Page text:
Well, for TV shopping, my, my first initial thought is to solve a problem, which isn't uncommon, solve a problem for a 50 year old woman. Now, it doesn't have to be a person or perfume. She drives, she does things around the house, you know, she needs a, she needs a cart or a wagon, or she needs, you know, a pressure washer hose, something like that. So, so it's not all about a female product, it has to be a product for the house. So somehow she can improve the house. I can tell you how I found one of my first products. I got, I've got two ways if you like to go, John. I, I was a host of home shopping for about 10 years in the eighties and the nineties, and I remember blue blocker sold those blue blocker sunglasses. I don't know if you're
0 (4m 35s):
Familiar with those. Yeah, I have, I have like four around my house, actually. I want 'em downstairs in my TV room up, you know, by my bedside, so I can have 'em at night in my computer room as well. So I've got like four of those things.
1 (4m 46s):
Okay, but did you know that they, they also sold a visor, like a, like the tack advisor, if you're familiar, familiar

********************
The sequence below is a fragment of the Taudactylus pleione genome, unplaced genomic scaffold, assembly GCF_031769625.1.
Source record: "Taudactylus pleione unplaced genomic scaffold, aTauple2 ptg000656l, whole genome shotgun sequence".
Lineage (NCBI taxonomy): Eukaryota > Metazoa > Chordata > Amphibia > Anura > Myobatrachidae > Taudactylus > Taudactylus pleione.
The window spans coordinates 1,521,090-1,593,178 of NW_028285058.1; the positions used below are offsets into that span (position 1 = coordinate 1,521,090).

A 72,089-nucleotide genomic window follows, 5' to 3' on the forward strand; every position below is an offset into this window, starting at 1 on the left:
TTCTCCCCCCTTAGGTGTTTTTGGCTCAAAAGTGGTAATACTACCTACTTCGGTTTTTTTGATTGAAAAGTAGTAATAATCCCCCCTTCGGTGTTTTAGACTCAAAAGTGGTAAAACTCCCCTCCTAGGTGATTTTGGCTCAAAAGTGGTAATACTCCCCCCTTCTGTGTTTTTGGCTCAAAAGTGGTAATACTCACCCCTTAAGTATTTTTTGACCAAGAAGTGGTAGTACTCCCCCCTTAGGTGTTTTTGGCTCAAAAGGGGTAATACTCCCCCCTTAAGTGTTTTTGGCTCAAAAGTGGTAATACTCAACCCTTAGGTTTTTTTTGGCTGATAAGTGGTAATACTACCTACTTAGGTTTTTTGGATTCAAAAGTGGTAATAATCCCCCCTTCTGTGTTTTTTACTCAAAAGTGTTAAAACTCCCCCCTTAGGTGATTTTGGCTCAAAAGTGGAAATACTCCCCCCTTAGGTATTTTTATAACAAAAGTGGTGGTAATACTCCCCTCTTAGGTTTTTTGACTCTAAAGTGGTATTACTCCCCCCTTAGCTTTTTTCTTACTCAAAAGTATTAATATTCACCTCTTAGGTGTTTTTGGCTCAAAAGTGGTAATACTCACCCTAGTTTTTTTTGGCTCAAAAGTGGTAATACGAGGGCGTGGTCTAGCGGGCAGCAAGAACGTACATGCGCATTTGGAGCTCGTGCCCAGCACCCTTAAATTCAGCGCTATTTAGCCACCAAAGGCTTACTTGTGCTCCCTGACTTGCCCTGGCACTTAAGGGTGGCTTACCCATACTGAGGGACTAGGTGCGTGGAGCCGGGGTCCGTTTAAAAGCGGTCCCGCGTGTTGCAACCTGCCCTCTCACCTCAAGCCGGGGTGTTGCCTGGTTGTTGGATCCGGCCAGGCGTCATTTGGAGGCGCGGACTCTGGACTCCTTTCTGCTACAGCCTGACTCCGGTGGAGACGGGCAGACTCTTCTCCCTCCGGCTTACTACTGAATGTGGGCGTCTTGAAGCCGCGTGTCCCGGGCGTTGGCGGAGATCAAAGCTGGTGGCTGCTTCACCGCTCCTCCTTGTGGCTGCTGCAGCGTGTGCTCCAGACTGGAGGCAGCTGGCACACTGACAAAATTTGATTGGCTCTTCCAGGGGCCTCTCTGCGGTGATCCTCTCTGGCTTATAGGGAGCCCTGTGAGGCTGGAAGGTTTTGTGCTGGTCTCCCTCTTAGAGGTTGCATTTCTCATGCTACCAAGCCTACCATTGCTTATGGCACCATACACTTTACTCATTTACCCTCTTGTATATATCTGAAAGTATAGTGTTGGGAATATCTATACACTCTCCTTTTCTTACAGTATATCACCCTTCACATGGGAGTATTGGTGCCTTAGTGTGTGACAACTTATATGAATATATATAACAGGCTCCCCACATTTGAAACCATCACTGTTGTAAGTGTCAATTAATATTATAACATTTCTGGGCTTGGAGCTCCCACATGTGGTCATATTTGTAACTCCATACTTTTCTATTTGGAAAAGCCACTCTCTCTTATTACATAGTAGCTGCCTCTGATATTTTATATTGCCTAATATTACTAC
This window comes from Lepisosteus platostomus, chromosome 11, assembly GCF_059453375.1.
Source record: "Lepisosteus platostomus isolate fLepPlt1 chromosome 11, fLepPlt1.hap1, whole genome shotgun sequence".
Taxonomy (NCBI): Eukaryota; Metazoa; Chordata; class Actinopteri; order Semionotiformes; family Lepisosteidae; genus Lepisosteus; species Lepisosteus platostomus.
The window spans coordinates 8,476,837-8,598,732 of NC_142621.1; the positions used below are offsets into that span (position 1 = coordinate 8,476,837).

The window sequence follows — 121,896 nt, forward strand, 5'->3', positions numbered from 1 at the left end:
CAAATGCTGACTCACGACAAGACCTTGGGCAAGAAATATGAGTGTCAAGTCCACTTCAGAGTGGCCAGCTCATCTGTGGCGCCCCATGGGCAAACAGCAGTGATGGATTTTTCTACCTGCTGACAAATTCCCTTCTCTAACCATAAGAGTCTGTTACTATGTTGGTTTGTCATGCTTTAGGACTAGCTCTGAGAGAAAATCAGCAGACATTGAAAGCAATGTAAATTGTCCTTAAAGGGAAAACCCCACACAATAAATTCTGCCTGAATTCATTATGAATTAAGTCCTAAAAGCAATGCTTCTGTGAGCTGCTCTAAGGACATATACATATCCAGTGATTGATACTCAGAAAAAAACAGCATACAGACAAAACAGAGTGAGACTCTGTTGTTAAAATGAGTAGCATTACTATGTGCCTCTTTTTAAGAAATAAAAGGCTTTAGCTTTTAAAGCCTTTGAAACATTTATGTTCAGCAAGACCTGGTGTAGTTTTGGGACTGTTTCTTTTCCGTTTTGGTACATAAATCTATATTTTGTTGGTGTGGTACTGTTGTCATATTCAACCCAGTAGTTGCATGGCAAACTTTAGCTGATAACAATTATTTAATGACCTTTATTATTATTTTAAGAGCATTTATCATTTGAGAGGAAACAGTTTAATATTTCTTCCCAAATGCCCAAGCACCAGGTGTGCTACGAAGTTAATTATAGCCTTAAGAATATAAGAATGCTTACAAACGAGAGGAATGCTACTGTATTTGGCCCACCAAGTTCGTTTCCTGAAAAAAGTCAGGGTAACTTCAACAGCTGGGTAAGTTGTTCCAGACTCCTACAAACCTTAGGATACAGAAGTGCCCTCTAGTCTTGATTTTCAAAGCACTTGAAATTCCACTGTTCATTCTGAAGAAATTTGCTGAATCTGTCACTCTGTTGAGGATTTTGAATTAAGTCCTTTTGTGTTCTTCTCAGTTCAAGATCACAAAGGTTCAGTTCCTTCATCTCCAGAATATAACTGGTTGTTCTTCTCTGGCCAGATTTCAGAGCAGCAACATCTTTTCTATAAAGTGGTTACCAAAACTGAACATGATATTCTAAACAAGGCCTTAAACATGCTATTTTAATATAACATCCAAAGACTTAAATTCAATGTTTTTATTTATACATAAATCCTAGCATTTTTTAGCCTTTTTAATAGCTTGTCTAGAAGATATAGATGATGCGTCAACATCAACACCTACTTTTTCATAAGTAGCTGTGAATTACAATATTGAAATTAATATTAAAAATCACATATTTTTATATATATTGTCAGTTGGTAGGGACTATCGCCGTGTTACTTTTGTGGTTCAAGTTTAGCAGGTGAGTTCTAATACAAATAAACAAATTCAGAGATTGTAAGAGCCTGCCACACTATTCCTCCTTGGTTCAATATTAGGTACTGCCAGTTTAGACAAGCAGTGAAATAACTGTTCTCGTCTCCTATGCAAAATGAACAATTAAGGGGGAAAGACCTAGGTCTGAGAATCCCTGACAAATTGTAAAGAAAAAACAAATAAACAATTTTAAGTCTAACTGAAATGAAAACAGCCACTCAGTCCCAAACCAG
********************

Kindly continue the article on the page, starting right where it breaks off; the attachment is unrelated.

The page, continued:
0 (4m 52s):
With that piece that I did not know.
1 (4m 53s):
They introduced that piece in the late eighties as a supplement or as an adjunct to their sunglass business. And I remember when I was a host, 19 87, 19 88, we didn't have any B roll, we didn't have any guests. They would hand you a product and a box and then you would sell the item with those, with that little bit of information. And I always remembered how well that item sold without any supplemental, you know, video or, or anything. I just sat there talking about it and, and I had that in the back of my brain. And then about 15 years later, when I decided to go off on my own and become a vendor for hsn, I said, I need to find that item and bring it back. So I'm all about what we call in the business old gold, something that was hot 15, 20, 10 years ago.